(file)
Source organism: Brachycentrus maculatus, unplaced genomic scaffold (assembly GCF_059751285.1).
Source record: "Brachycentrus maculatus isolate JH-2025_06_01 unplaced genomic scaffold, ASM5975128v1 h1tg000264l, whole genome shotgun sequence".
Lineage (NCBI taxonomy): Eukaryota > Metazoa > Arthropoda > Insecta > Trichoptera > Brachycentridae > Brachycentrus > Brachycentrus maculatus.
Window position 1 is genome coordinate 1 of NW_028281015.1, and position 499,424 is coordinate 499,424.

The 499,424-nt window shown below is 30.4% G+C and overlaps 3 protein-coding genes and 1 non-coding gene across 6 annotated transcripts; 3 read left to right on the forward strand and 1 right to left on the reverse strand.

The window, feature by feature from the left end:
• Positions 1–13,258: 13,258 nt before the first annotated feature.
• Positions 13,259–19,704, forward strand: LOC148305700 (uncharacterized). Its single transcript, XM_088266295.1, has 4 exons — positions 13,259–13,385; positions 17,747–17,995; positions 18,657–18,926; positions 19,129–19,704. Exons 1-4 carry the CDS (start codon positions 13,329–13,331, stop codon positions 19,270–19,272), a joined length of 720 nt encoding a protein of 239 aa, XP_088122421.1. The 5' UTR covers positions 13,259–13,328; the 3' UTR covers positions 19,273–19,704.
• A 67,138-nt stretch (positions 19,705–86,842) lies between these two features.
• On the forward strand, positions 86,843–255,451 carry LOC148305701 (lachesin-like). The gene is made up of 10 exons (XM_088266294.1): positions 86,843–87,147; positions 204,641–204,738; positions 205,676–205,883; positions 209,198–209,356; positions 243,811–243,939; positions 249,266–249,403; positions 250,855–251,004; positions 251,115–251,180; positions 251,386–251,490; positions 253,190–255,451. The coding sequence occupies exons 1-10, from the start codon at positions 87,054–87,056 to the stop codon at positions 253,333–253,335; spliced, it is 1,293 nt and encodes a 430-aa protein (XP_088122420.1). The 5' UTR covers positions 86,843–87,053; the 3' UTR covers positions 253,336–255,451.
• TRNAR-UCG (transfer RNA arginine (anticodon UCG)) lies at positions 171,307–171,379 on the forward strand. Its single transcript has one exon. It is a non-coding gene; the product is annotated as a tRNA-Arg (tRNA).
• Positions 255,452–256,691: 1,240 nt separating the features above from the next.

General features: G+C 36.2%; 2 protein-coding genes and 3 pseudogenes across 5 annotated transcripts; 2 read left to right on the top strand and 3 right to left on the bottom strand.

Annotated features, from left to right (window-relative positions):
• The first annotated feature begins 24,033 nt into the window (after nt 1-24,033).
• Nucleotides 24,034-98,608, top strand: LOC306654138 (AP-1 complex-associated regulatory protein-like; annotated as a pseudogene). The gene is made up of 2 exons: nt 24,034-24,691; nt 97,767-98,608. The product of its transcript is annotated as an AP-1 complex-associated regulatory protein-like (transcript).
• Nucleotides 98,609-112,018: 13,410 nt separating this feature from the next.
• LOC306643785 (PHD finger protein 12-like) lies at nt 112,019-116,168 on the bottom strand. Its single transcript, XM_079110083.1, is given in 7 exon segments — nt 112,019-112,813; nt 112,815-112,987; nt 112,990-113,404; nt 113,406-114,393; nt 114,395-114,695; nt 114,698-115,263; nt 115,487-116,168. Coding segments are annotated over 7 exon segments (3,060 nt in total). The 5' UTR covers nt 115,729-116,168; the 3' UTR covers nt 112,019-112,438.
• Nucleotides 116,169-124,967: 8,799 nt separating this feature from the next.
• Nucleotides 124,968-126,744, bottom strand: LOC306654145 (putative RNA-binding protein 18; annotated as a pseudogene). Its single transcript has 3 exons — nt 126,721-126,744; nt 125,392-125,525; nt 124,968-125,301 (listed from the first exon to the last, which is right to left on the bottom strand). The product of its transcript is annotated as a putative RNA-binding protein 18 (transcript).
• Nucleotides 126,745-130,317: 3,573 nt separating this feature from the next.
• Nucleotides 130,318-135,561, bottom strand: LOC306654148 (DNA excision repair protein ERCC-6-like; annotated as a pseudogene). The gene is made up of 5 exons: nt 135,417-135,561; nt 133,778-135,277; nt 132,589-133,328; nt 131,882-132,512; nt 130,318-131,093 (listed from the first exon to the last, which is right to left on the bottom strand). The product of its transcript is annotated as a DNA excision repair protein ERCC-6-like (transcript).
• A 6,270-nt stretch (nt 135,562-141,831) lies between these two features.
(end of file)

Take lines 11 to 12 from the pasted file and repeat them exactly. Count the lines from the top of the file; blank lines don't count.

• TRNAR-UCG (transfer RNA arginine (anticodon UCG)) lies at positions 171,307–171,379 on the forward strand. Its single transcript has one exon. It is a non-coding gene; the product is annotated as a tRNA-Arg (tRNA).
• Positions 255,452–256,691: 1,240 nt separating the features above from the next.